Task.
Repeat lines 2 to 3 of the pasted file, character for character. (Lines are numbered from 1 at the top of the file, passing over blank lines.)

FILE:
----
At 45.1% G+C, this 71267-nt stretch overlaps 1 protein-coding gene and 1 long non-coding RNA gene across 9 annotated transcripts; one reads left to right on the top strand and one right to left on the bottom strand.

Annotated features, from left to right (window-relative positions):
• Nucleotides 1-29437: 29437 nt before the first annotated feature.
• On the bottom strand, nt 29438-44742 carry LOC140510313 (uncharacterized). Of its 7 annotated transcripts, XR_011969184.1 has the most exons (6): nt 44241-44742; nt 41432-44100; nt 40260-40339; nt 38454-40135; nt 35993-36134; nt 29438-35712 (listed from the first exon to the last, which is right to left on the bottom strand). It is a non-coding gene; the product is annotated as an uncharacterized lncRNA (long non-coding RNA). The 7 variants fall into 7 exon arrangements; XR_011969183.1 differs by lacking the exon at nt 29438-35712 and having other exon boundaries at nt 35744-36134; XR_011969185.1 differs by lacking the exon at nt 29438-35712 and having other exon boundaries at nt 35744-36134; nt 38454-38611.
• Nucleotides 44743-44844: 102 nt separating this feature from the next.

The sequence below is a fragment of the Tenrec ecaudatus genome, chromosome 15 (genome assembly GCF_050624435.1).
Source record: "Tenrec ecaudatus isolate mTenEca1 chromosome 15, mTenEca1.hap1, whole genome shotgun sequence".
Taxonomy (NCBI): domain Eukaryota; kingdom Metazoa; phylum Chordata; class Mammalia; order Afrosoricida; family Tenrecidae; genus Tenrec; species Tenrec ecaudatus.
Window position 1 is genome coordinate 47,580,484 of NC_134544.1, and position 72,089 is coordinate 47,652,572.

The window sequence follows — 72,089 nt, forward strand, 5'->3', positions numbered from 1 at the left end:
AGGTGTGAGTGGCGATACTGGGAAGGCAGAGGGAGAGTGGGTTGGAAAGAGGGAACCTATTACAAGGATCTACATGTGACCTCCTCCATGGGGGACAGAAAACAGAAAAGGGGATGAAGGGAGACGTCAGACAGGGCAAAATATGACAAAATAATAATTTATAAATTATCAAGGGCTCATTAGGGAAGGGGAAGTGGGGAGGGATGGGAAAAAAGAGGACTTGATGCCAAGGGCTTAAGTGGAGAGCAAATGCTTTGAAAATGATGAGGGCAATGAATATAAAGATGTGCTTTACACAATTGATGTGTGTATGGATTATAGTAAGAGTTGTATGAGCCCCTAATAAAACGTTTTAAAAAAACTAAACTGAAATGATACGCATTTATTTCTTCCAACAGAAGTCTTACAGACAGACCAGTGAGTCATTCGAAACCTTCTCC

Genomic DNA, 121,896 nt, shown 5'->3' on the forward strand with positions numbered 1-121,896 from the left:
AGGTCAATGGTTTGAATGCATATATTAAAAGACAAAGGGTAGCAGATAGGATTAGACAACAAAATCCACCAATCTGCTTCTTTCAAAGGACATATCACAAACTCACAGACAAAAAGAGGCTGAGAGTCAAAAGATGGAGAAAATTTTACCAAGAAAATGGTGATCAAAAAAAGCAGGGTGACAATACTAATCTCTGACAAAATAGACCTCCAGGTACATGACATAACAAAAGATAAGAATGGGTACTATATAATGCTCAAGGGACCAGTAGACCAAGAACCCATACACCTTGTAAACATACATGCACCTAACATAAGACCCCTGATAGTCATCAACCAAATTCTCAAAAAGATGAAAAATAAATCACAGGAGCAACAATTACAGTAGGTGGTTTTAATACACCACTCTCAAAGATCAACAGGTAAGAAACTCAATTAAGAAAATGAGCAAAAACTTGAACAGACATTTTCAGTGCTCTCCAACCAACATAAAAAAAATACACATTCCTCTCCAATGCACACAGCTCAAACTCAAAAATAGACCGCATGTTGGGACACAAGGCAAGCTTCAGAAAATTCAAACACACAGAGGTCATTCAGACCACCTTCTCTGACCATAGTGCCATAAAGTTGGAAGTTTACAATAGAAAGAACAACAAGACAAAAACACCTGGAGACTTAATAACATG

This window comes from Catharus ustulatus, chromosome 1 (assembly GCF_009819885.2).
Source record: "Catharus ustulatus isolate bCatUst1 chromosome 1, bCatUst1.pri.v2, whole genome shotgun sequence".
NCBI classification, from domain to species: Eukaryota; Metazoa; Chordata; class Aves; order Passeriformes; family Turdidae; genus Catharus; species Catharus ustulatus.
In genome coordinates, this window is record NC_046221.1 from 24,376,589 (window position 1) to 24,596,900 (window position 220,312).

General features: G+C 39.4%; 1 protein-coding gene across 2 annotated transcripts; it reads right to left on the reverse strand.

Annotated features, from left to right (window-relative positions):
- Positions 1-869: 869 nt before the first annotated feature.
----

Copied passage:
Annotated features, from left to right (window-relative positions):
• Nucleotides 1-29437: 29437 nt before the first annotated feature.